Go to the following links below. Choose one hotspot that is near the place where you currently live or have lived. Some links to help you: Map: Biodiversity Hotspots
Go to the following links below. Choose one hotspot that is near the place where you currently live or have lived.
Some links to help you:
Map: Biodiversity Hotspots
Hotspots: Conservation International
The IUCN List of Threatened Species
Study the information about that biodiversity hotspot that you have chosen.
Then answer the following questions:
Which biodiversity hotspot did you choose to write about? (Give the name)
Where is it located? (Give the world, region and country)
What are two important species (give common and scientific names) that live there? Why are they important?
What is one endangered species (give common and scientific name) that lives there? Why is it endangered?
List three other interesting facts that you have learned about this place.
List one thing you feel could be done to help save it.
Any materials cited should be referenced using the style guidelines established by the American Psychological Association (APA).
Species are the building blocks of Earth’s life-support systems. We all depend on them.
But our planet’s “biodiversity,” the vast array of life on Earth, faces a crisis of historic proportions. Development, urbanization, pollution, disease — they’re all wreaking havoc on the tree of life. Today, species are going extinct at the fastest rate since the mass extinction of the dinosaurs.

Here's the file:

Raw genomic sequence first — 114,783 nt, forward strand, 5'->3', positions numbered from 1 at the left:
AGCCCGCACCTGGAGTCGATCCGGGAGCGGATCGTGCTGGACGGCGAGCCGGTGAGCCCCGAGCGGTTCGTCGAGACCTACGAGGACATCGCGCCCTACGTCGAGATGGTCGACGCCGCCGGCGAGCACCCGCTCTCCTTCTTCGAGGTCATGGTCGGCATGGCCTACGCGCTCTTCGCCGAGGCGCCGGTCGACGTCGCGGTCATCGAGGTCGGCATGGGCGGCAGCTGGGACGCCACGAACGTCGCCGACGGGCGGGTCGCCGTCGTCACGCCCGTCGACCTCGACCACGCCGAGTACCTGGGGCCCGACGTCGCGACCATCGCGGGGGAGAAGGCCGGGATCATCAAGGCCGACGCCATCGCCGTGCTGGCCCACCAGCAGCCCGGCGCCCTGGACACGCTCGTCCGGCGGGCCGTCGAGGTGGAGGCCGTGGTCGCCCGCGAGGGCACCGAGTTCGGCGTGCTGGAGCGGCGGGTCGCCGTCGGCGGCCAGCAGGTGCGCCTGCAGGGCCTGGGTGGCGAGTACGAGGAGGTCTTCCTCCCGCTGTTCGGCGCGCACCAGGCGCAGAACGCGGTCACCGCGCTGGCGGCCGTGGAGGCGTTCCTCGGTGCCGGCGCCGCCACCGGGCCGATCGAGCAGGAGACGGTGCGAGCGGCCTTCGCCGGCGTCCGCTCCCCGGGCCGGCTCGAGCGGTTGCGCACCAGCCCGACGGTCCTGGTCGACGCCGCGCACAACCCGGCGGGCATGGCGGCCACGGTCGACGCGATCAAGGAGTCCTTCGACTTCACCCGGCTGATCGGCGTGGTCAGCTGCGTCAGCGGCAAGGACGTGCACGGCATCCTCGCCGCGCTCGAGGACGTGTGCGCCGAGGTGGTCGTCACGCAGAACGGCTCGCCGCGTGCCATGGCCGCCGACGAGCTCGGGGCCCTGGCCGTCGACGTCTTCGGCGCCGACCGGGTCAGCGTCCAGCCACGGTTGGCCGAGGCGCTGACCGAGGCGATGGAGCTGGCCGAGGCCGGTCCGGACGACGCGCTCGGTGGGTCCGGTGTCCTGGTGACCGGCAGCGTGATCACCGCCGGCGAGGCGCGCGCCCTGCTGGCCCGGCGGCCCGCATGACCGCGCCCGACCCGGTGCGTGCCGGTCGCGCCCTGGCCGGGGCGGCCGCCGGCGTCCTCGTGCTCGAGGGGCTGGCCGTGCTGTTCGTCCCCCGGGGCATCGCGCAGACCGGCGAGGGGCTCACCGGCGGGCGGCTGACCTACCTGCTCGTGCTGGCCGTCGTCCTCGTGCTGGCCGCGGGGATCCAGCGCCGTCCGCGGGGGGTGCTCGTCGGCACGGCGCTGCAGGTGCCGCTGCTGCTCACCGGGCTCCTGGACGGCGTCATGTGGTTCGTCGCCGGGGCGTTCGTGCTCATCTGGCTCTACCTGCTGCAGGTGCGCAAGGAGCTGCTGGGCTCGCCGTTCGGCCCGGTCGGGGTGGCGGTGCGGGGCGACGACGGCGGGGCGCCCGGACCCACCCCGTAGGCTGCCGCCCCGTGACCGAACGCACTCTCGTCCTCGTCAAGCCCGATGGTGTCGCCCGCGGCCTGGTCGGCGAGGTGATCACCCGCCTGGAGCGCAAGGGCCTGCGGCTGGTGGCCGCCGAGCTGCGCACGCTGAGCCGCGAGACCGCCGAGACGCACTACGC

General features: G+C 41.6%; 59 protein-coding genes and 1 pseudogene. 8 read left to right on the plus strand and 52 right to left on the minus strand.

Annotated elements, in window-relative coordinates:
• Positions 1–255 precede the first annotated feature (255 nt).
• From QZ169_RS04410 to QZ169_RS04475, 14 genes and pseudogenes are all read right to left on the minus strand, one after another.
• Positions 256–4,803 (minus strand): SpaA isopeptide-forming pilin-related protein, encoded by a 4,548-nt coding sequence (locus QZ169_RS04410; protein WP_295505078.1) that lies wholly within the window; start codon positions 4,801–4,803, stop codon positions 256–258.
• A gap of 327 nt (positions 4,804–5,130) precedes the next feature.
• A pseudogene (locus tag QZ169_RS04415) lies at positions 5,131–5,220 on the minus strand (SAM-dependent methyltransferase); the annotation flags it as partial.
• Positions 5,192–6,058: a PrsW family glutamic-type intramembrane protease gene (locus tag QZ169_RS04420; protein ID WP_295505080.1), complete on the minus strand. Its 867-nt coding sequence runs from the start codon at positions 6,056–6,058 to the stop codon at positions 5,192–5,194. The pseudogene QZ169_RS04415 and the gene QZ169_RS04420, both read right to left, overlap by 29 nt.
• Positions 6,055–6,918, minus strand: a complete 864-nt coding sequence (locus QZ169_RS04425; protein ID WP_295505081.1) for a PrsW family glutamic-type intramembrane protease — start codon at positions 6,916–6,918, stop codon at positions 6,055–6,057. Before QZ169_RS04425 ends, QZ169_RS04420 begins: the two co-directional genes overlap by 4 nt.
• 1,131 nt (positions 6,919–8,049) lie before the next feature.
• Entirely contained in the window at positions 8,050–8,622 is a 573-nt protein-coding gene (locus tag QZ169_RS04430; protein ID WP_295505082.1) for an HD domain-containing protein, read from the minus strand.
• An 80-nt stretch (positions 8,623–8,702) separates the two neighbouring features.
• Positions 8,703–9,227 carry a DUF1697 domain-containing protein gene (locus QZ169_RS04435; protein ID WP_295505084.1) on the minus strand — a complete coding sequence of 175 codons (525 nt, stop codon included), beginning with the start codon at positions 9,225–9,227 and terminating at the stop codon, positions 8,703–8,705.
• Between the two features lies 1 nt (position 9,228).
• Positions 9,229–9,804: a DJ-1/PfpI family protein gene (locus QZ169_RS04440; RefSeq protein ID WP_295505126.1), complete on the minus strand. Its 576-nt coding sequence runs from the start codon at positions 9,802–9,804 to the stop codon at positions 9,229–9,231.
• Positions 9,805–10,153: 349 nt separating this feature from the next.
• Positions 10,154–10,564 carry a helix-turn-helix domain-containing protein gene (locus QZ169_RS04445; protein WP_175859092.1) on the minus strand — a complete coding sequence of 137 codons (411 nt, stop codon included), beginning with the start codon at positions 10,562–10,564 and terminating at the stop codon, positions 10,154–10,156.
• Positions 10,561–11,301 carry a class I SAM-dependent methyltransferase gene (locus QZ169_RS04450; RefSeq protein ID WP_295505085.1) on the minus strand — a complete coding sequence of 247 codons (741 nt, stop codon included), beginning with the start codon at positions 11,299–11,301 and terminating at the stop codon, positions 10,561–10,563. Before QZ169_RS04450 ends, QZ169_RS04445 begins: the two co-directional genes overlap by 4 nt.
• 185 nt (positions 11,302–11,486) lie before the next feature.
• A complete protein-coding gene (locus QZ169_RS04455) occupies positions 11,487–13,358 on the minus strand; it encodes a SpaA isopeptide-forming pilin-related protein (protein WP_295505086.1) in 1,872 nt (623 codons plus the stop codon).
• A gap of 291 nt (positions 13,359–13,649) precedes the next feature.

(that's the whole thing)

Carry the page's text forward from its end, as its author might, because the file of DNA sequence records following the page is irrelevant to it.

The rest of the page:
To stem this crisis, we must protect the places where biodiversity lives. But species aren’t evenly distributed around the planet. Certain areas have large numbers of endemic species — those found nowhere else. Many of these are heavily threatened by habitat loss and other human activities. These areas are the biodiversity hotspots, 36 regions where success in conserving species can have an enormous impact in securing our global biodiversity.
The forests and other remnant habitats in hotspots represent just 2.5% of Earth’s land surface. But you’d be hard-pressed to find another 2.5% of the planet that’s more important.